Small side note: How fast should your site be? Google shoots for ½ second measured with their own internal tools. Good luck to you. 5 seconds is fairly average across different industries, but today’s customer starts losing interest after 3 – so what’s your starting point? You can find all sorts of research that purports to show you what percentage of traffic you gain or lose with every tenth of second in either direction – the point however is that people hate slow websites and mobile users are even less patient. A little extra incentive in all this is that Google’s search algorithm is “mobile first” and page loading time is a factor-which as side effects go is a pretty good thing. A faster mobile site = better page rankings from Google and other search engines. Your users are happy because the pages load quickly and your VP of Marketing is happy because you’ve moved into the top 5 for high value search terms.
Like most things in life, there are diminishing returns. Are you spending 10’s of thousands to shave milliseconds off your load times? If so, a) I’d love to have your budget to play with or b) more likely there are other areas you should allocate your resources to – like usability.
Google Analytics, Google Search Console, Hubspot Website Grader, testmysite.thinkwithgoogle.com, Ready.mobi and Gtmetrix.com are other good tools to get you started. Some require more skill to extract meaningful results, but the benefit is that they can be more precise in their measurements as they apply to your business and website. Many will run a series of automated tests on your site in the mobile realm and spit out values that have been calculated from many different metrics to give you gamified scores and recommendations. Which solutions you ultimately choose to leverage will depend upon your skill level, company resources (both money and time) and level of commitment. What’s your situation? Big budget or modest? Looking for incremental gains or life-changing ones?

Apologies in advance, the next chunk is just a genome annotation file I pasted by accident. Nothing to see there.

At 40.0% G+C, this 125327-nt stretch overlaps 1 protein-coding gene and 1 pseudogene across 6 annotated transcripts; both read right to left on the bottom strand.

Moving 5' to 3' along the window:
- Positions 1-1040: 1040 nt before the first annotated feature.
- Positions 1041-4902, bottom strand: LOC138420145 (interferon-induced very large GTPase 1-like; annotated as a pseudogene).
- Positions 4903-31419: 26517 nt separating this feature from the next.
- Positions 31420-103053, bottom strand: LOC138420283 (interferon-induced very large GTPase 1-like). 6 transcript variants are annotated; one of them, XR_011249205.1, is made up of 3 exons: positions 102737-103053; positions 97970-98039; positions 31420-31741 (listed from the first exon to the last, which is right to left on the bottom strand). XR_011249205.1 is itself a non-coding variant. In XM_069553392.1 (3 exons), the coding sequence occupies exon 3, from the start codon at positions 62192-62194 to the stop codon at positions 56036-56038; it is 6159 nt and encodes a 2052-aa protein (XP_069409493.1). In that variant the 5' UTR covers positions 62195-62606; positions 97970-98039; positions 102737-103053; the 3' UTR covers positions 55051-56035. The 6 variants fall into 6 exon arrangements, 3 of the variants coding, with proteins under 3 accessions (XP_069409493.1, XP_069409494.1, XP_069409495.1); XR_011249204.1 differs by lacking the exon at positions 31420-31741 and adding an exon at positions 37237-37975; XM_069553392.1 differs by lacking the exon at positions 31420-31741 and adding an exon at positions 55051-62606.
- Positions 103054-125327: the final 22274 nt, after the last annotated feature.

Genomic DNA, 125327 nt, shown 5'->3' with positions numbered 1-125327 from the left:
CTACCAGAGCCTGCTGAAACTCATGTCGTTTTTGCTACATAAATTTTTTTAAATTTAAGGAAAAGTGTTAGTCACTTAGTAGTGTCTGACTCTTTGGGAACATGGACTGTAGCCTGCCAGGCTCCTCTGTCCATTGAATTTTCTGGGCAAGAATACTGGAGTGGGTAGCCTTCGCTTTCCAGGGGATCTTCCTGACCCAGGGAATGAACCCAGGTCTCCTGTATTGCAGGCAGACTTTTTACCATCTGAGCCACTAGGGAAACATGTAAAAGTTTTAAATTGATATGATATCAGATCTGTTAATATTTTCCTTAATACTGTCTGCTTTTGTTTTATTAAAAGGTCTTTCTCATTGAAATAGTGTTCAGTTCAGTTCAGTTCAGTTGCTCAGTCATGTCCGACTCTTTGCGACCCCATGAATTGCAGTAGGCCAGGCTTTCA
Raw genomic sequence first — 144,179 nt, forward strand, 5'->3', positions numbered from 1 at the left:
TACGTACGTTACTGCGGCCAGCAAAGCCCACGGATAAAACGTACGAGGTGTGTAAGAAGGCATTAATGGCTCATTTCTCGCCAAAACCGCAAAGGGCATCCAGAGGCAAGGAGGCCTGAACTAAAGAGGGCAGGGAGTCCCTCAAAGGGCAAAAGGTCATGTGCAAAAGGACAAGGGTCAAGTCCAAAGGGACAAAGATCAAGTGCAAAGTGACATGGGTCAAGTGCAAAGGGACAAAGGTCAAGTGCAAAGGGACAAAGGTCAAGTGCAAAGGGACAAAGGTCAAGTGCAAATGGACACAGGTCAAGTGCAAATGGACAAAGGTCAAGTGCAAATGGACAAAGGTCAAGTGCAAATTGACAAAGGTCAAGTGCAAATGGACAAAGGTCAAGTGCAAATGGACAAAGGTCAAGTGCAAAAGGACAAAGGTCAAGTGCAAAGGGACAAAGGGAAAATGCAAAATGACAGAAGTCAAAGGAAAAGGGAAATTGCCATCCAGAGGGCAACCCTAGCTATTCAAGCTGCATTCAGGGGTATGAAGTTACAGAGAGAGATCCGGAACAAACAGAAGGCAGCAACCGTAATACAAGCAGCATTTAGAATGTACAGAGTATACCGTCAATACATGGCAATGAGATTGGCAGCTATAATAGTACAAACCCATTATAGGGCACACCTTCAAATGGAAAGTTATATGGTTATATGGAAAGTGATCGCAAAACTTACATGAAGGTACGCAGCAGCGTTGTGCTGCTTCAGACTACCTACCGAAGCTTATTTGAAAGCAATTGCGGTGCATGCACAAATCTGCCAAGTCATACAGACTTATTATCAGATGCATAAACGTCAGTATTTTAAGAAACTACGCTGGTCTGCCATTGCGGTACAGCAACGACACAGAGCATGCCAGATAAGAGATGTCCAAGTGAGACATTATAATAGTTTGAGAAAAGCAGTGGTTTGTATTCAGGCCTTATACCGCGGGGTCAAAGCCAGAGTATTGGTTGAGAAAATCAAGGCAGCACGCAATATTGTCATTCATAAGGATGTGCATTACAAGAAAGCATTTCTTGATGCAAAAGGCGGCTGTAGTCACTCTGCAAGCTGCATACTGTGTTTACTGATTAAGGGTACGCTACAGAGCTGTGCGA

What metrics are you currently tracking? CTR (Click through rate)? Time on Site? Unique Visitors? Pages per Visit? Abandoned Carts? Basic search results? – Be sure and separate out Desktop vs. Mobile vs. Tablet and you are off to a good start – what tendencies are you noticing? Where do you see opportunities?
Let’s replay that first scenario from the beginning – this time your response is “our mobile site loads in 3.4 seconds and I think we can get that down to 1.6 by tackling some basic issues we uncovered last week. This will increase our mobile conversion rate from .7% to 3% simply by not frustrating our users and keeping them on our site longer. The conversation rate on our desktop site is over 15%, so we have a good target there. If we can get our mobile conversion rate to even half that, we should see a bump in our revenue by 29%. When would you like to begin?”
When is the best time to begin optimizing your mobile site? Yesterday. Do you know when the next best time is?
If a journey of a thousand steps begins by establishing some baseline KPIs, what should you do? Fire up a browser, open up some of the tools mentioned above and plugin in your site’s URL. It won’t get any easier next week, and your competitors won’t be sitting still waiting for you to catch up.